The stream of electrons embodied in radio waves and semi-conductors buzzed and hummed around me with silent intensity.  Some of them stared back at me expectantly from their place on the screen, seemingly at my beck and call, begging me to continue taming them into symbols representing words, forming phrases and sentences and stories.  Nothing I write on these machines will bring back the ecosystems and biodiversity we destroy in their manufacture and operation.  Nothing I write will undo the alienation that drives a wedge between humanity and the rest of the natural world, forcing us falsely to choose between the one or the other.  No combination of symbols that I can create with the 101 keys at my disposal will free my desperate vessel from the technology of desire.  I cannot use the computer without the computer using and changing me, realigning my muscle memory and mind with a myth to enshrine and smother and prevent life at its experiential origins, the ghost of market demand, decisions made in slave-driven strip mines and factories far away in anticipation of my compromised desire to communicate and interact with and experience the world, and my willingness to do so on the encompassing terms and through the filtering lens of a myth I no longer want to believe or participate in.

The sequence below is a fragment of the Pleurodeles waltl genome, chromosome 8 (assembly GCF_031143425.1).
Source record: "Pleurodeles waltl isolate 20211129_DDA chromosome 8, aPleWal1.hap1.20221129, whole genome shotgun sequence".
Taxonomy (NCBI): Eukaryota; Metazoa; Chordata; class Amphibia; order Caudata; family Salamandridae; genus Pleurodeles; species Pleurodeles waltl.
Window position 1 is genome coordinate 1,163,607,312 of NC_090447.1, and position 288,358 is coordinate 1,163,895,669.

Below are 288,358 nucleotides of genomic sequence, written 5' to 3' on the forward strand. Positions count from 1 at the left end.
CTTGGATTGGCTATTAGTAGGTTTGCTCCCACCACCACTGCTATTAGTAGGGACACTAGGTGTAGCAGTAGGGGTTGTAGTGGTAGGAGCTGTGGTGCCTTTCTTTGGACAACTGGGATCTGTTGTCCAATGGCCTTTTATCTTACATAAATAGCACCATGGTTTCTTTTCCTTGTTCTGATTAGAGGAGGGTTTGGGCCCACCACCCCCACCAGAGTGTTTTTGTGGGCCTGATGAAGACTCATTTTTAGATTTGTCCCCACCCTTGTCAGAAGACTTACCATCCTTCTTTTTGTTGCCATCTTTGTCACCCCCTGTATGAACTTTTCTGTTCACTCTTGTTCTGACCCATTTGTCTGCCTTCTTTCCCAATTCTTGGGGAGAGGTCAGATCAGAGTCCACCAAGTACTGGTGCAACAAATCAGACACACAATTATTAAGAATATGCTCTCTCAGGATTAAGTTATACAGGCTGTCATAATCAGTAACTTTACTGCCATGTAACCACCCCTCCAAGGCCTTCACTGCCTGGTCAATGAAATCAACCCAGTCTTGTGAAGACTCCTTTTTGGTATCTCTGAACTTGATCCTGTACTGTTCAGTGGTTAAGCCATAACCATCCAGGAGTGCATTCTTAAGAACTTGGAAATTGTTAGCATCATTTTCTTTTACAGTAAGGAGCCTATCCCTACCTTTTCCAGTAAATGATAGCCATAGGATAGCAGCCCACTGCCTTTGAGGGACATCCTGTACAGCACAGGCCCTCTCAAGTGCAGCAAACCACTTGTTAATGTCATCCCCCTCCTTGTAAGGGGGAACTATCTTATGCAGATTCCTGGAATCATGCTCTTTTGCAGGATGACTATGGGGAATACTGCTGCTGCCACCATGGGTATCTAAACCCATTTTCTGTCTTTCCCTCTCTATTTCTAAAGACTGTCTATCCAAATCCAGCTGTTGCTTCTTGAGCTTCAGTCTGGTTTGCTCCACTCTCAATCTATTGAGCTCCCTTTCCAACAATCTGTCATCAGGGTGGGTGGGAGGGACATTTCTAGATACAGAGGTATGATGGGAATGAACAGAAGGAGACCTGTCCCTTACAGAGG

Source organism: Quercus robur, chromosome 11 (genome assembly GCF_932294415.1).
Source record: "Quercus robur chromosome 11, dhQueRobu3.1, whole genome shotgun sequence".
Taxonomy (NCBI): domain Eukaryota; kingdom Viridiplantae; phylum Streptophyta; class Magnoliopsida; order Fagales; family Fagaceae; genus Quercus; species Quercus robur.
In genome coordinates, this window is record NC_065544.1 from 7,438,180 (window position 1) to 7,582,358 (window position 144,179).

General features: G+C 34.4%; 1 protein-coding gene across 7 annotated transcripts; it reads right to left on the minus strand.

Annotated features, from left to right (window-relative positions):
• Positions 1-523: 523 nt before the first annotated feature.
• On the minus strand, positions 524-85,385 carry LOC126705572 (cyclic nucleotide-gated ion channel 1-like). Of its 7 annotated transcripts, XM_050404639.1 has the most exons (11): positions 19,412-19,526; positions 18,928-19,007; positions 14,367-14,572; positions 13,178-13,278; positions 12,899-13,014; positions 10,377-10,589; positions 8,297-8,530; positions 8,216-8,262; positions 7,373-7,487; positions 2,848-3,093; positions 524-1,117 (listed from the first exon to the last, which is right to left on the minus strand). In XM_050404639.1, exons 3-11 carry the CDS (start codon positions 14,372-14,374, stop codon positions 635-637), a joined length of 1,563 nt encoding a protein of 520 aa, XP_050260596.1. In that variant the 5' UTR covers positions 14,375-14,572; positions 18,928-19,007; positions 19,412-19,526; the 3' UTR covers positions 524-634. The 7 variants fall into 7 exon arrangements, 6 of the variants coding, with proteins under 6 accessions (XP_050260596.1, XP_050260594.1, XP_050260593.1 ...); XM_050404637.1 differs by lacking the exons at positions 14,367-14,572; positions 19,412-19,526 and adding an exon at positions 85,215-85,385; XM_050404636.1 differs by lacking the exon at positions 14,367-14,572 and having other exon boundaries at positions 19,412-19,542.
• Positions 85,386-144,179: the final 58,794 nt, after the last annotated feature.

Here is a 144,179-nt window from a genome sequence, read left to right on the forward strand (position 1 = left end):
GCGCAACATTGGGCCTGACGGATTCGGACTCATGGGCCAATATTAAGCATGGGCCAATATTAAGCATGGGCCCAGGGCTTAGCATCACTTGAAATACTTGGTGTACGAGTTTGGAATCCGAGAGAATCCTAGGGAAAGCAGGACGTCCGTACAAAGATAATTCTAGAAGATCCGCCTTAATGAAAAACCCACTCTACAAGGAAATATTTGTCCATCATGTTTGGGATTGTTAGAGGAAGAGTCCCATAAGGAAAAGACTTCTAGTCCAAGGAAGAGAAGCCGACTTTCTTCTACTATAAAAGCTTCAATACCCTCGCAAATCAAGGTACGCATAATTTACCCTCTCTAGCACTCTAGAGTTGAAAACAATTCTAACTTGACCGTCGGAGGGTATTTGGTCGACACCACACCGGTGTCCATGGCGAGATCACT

Backwards, forwards, stagnation.  I start to see the range of options in front of me narrow, as those that stand in the way of living my life break and crumble into a heap of uncomfortable lies and half-truths, stripped of the mask that made them seem real to me in the past.  My waking nightmare.  My dream.  My life.  I wonder how many other people have this horrific dream. How many others wake suddenly from the same, day or night, in a sea of shock?  I wonder what options they see, what choices they make when they face the myth naked and vulnerable as it lurks and looms like a shadow in the depths.  When we stare down the myth beneath us and realize that it stares back at us from the hidden void, and it does not blink.  It does not flinch.  It does not cry.  It desires only to consume life, with or without the anaesthesia of alienation to comfort and numb us while we watch our souls slowly slip and disappear down its giant maw, swallowed whole in a long steady drink of devastation.  We wait patiently for miracles and company during this process of devouring, then digestion, that leaves behind empty, compliant husks of humanity and habitat.

The light on the cell phone blinks at me with its persistent five-second urgency, and the phone roars to life.  Another call rings out above the deafening silence, and then stops.  The red light blinks off.  I count to five again, but this time it stays dark.

“I went to the woods because I wished to live deliberately, to front only the essential facts of life, and see if I could not learn what it had to teach, and not, when I came to die, discover that I had not lived. I did not wish to live what was not life, living is so dear; nor did I wish to practice resignation, unless it was quite necessary. I wanted to live deep and suck out all the marrow of life, to live so sturdily and Spartan-like as to put to rout all that was not life, to cut a broad swath and shave close, to drive life into a corner, and reduce it to its lowest terms, and, if it proved to be mean, why then to get the whole and genuine meanness of it, and publish its meanness to the world; or if it were sublime, to know it by experience, and be able to give a true account of it in my next excursion.”
— Henry David Thoreau